“Lower for longer” has been the mantra for a while now and the Reserve Bank of Australia is not in a hurry to lift the official rate. Bloomberg has reported that global investment bank, Morgan Stanley, sees Australia being the last to lift rates compared to other countries. But, rates will rise at some point and could within 12 months. Many investors have focussed on dividend yield especially if the invested money would have been sitting in a term deposit. A 5%-7% dividend yield before franking beats what the banks are paying for term deposits. But, as rates move up…
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“Lower for longer” has been the mantra for a while now and the Reserve Bank of Australia is not in a hurry to lift the official rate. Bloomberg has reported that global investment bank, Morgan Stanley, sees Australia being the last to lift rates compared to other countries. But, rates will rise at some point and could within 12 months.
Many investors have focussed on dividend yield especially if the invested money would have been sitting in a term deposit. A 5%-7% dividend yield before franking beats what the banks are paying for term deposits. But, as rates move up dividend yield plays will become less important.
Australian Real Estate Investment Trusts’ (A-REITs) share prices are inversely correlated to interest rates (rising rates leads to falling share prices) as I mentioned previously in Fool.com.au. So, I would be cautious about investing in A-REITs, especially those more heavily indebted.
Another sector that can be hurt by higher rates is infrastructure, which can be a fixed interest proxy and sold off when long bond rates rise.
Infrastructure companies are known for producing reliable income during periods of low interest rates. But, rising rates aren’t all bad as this means the economy is doing well, which can support railway operators and airports due to increased demand.
Utility companies that provide services such as electricity, gas, or water, have earnings that are regulated based on their cost of capital. So, as the cost of capital rises (as interest rates rise), so do their revenues.
Infrastructure shares are often uncorrelated to other parts of the share market (so prices should not rise and fall in tandem with traditional shares).
Below is a list of reliable infrastructure companies to consider for an investment.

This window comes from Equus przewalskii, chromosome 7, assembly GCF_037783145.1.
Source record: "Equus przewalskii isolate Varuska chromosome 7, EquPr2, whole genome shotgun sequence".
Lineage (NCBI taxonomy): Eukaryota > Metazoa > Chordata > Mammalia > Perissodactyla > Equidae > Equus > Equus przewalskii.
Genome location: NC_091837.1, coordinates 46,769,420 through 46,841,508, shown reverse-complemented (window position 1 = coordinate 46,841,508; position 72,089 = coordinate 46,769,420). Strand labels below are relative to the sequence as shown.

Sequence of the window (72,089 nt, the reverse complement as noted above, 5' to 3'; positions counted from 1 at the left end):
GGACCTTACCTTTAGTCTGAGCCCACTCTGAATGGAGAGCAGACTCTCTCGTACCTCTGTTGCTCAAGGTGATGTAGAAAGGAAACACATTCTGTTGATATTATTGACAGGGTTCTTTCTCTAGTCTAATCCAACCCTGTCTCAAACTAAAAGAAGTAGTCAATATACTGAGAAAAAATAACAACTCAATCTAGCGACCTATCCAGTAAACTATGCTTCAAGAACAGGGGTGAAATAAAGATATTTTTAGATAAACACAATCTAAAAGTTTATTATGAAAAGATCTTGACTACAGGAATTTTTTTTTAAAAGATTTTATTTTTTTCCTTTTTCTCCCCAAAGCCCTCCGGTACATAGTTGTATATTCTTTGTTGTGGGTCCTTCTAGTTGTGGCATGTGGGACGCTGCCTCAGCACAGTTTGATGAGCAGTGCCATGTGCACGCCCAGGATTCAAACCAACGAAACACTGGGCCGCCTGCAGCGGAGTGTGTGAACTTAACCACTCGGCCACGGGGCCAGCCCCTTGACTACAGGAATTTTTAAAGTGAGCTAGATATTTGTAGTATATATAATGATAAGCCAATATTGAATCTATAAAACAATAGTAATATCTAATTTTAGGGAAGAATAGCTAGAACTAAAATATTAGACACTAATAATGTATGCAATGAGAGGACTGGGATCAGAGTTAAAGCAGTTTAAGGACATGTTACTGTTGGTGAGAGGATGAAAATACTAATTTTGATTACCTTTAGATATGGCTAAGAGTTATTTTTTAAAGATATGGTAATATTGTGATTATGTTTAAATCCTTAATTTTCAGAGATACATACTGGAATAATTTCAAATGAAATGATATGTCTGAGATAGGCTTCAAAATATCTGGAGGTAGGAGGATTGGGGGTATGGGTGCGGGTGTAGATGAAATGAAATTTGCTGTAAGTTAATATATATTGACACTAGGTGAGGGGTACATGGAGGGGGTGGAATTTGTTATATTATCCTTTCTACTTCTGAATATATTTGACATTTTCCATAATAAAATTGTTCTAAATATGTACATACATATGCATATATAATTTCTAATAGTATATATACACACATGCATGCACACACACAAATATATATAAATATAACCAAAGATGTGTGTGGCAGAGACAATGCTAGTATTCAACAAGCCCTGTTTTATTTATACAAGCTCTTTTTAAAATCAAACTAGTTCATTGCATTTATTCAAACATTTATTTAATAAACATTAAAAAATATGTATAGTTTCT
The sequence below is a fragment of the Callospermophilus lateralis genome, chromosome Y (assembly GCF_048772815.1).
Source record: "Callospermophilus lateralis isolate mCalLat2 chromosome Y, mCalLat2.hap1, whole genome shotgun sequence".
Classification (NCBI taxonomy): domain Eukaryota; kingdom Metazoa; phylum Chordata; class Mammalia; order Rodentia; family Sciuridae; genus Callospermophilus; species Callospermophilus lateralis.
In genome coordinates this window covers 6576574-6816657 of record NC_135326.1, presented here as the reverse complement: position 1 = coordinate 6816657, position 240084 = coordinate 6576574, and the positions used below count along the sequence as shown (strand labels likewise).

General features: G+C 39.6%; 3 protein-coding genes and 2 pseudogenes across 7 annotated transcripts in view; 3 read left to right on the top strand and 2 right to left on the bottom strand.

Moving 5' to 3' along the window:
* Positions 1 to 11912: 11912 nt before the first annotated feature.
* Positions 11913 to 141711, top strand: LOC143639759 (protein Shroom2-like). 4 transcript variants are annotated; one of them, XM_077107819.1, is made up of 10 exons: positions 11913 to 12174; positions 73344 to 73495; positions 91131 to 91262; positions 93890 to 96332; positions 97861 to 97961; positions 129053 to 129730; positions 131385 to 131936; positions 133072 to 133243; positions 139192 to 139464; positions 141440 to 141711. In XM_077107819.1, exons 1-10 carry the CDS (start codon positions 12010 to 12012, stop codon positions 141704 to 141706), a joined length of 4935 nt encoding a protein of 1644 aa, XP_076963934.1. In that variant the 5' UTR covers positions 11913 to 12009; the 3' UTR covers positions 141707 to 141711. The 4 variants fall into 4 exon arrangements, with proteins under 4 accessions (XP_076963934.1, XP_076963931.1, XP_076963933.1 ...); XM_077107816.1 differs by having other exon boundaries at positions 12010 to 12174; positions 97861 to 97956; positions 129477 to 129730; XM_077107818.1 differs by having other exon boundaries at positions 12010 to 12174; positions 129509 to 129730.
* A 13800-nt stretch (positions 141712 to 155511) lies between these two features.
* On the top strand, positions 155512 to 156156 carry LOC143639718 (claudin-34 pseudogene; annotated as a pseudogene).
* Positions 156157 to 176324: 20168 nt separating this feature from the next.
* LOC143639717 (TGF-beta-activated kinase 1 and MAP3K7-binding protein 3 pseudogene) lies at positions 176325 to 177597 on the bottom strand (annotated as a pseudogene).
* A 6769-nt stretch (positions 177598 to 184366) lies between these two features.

APA Group (ASX: APA): Is the owner and/or manager and operator of a portfolio of Australian energy assets including a solar farm, gas pipelines, gas storage facilities and a wind farm.
AusNet Services Ltd (ASX: AST): Owns and operates Victoria’s primary electricity transmission and distribution network.
Macquarie Atlas Roads Limited (ASX: MQA): Invests in global infrastructure assets including the developing and operating of tolls roads, bridges and tunnels. The company also invests in companies in the same sector.
Spark Infrastructure Group (ASX: SKI): An infrastructure fund, which invests in regulated electricity distribution businesses in Australia and globally.
Sydney Airport Holdings Pty Ltd (ASX: SYD): Owns and operates Sydney Airport providing aeronautical, retail, property, car rental and parking and ground transport services as well as leasing and advertising opportunities.
Transurban Group (ASX: TCL): Developes, operates, maintains and finances toll road networks in Australia and USA.
Companies operating infrastructure assets that have long-term contracts such as Sydney Airport, Transurban and Spark are likely to be better dividend plays, despite low or no franking.
The excessive earnings multiples for many of the companies (as in the table below) make buying now not the best option. Another way to be exposed to infrastructure is to consider a listed fund or ETF that is globally focussed as infrastrucutre assets may be inexpensive compared to Australia.
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Motley Fool contributor Rosemary Steinfort owns shares of Transurban Group. The Motley Fool Australia owns shares of and has recommended Sydney Airport Holdings Limited. The Motley Fool Australia has recommended Transurban Group. We Fools may not all hold the same opinions, but we all believe that considering a diverse range of insights makes us better investors. The Motley Fool has a disclosure policy. This article contains general investment advice only (under AFSL 400691). Authorised by Scott Phillips.